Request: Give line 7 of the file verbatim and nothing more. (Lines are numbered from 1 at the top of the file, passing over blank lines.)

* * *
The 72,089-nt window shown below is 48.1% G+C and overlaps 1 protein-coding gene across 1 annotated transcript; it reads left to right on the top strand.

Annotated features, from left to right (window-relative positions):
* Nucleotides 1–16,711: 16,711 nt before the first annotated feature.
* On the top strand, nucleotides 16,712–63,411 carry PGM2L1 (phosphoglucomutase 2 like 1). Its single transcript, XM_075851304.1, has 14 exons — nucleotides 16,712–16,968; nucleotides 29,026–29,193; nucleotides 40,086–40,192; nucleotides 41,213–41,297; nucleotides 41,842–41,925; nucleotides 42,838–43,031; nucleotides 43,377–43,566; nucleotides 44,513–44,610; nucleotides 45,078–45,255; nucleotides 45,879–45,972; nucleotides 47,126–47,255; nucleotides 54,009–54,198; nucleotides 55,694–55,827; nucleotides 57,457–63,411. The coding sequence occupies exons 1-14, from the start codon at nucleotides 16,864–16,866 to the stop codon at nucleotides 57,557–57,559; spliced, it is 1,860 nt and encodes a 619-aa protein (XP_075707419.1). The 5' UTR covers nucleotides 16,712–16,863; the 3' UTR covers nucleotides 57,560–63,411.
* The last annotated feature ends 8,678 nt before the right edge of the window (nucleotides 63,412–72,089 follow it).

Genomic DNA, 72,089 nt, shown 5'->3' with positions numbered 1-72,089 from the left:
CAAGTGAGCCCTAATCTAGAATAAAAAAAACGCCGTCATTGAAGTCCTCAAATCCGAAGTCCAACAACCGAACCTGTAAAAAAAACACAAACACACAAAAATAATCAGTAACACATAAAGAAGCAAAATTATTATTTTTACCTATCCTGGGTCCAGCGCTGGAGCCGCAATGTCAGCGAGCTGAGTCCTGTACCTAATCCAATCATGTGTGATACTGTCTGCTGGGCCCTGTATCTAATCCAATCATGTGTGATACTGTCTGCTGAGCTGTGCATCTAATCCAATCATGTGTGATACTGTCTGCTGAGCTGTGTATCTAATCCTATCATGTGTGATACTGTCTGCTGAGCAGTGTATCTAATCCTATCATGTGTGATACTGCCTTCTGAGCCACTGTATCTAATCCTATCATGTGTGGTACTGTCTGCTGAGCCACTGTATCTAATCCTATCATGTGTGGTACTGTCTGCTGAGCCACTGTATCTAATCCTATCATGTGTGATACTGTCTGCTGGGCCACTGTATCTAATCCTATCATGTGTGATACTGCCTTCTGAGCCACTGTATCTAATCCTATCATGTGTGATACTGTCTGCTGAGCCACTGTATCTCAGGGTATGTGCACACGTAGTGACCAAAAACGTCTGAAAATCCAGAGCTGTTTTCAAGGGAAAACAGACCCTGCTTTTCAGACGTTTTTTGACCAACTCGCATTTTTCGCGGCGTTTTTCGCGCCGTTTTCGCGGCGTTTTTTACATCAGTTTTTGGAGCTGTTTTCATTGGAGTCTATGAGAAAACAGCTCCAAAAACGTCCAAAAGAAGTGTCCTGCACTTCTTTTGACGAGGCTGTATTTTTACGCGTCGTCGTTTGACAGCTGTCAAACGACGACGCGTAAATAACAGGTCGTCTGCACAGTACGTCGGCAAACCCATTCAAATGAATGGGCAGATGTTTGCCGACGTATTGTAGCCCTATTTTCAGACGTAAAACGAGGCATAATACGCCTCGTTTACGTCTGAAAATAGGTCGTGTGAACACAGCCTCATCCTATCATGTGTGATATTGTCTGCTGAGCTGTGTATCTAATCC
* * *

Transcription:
CAAGTGAGCCCTAATCTAGAATAAAAAAAACGCCGTCATTGAAGTCCTCAAATCCGAAGTCCAACAACCGAACCTGTAAAAAAAACACAAACACACAAAAATAATCAGTAACACATAAAGAAGCAAAATTATTATTTTTACCTATCCTGGGTCCAGCGCTGGAGCCGCAATGTCAGCGAGCTGAGTCCTGTACCTAATCCAATCATGTGTGATACTGTCTGCTGGGCCCTGTATCTAATCCAATCATGTGTGATACTGTCTGCTGAGCTGTGCATCTAATCCAATCATGTGTGATACTGTCTGCTGAGCTGTGTATCTAATCCTATCATGTGTGATACTGTCTGCTGAGCAGTGTATCTAATCCTATCATGTGTGATACTGCCTTCTGAGCCACTGTATCTAATCCTATCATGTGTGGTACTGTCTGCTGAGCCACTGTATCTAATCCTATCATGTGTGGTACTGTCTGCTGAGCCACTGTATCTAATCCTATCATGTGTGATACTGTCTGCTGGGCCACTGTATCTAATCCTATCATGTGTGATACTGCCTTCTGAGCCACTGTATCTAATCCTATCATGTGTGATACTGTCTGCTGAGCCACTGTATCTCAGGGTATGTGCACACGTAGTGACCAAAAACGTCTGAAAATCCAGAGCTGTTTTCAAGGGAAAACAGACCCTGCTTTTCAGACGTTTTTTGACCAACTCGCATTTTTCGCGGCGTTTTTCGCGCCGTTTTCGCGGCGTTTTTTACATCAGTTTTTGGAGCTGTTTTCATTGGAGTCTATGAGAAAACAGCTCCAAAAACGTCCAAAAGAAGTGTCCTGCACTTCTTTTGACGAGGCTGTATTTTTACGCGTCGTCGTTTGACAGCTGTCAAACGACGACGCGTAAATAACAGGTCGTCTGCACAGTACGTCGGCAAACCCATTCAAATGAATGGGCAGATGTTTGCCGACGTATTGTAGCCCTATTTTCAGACGTAAAACGAGGCATAATACGCCTCGTTTACGTCTGAAAATAGGTCGTGTGAACACAGCCTCATCCTATCATGTGTGATATTGTCTGCTGAGCTGTGTATCTAATCC